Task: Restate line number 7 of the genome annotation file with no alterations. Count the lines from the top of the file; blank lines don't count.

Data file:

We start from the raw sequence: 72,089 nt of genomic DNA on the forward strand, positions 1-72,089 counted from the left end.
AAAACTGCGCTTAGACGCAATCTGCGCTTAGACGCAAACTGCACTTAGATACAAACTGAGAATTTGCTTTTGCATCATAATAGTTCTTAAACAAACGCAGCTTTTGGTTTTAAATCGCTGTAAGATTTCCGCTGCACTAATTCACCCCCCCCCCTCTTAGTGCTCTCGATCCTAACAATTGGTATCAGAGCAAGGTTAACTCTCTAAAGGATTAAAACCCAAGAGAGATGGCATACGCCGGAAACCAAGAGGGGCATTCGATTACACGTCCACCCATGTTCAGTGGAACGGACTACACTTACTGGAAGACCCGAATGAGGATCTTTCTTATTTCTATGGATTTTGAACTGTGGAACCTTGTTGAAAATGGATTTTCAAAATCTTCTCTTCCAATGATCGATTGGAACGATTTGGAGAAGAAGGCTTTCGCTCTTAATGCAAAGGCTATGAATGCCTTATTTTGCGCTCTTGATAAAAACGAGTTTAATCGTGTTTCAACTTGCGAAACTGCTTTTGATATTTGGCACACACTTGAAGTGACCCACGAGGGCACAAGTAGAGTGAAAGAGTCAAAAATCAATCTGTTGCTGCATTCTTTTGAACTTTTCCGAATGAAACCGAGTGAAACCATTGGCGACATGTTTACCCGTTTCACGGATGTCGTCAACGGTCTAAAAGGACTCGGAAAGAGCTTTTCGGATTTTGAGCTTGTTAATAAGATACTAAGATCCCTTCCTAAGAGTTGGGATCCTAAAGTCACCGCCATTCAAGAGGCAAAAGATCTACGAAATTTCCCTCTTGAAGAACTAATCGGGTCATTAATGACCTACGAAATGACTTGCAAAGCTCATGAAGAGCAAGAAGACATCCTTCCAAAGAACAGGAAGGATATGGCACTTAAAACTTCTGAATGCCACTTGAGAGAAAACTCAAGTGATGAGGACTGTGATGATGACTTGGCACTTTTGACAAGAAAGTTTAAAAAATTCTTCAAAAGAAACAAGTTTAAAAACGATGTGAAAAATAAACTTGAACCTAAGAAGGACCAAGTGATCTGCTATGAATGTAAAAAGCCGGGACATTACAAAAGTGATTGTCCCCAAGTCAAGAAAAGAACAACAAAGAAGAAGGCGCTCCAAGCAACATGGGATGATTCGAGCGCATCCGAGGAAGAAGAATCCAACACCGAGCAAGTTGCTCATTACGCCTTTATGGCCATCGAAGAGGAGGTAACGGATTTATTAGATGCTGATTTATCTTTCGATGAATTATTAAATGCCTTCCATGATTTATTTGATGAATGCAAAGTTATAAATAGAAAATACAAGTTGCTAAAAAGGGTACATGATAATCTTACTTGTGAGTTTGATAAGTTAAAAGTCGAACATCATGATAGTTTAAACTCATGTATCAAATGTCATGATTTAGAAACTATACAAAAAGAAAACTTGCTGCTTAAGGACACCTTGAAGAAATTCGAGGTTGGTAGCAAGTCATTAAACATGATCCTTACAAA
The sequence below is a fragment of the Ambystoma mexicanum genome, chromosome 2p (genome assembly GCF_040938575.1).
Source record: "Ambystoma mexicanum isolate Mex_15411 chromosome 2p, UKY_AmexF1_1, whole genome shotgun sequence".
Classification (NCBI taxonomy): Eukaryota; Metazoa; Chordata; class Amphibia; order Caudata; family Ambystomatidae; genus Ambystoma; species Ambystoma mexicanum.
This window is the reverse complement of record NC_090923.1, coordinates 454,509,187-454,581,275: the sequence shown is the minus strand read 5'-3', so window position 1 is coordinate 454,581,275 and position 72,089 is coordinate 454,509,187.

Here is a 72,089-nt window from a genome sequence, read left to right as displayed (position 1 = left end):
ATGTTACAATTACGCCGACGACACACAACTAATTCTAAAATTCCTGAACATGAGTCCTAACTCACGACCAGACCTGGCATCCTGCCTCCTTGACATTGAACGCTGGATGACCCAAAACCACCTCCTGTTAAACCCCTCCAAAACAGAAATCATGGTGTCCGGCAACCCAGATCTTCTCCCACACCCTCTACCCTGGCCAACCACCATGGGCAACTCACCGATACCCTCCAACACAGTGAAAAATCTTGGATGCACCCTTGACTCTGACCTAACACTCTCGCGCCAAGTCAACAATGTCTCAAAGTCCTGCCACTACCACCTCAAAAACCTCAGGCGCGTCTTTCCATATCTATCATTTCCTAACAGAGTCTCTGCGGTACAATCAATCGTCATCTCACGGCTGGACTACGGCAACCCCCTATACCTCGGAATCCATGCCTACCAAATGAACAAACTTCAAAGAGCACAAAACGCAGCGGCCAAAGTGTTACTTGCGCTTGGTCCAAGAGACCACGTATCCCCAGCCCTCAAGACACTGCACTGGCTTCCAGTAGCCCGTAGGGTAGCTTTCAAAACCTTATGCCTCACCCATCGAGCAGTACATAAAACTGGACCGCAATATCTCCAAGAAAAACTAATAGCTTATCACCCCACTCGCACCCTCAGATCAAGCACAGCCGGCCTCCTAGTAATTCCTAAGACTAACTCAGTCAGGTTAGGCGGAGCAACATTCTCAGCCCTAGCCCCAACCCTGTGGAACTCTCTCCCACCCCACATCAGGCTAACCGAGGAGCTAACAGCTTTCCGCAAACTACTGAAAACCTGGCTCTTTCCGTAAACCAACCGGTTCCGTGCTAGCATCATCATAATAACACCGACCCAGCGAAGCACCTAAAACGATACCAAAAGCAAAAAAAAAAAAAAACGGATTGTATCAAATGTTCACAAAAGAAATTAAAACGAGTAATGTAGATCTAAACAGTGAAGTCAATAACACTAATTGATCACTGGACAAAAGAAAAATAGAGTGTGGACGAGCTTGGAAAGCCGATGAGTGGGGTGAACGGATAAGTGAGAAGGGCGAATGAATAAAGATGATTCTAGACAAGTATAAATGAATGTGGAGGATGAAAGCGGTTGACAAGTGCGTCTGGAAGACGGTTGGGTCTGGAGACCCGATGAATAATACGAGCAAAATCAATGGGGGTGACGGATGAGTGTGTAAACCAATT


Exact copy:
Here is a 72,089-nt window from a genome sequence, read left to right as displayed (position 1 = left end):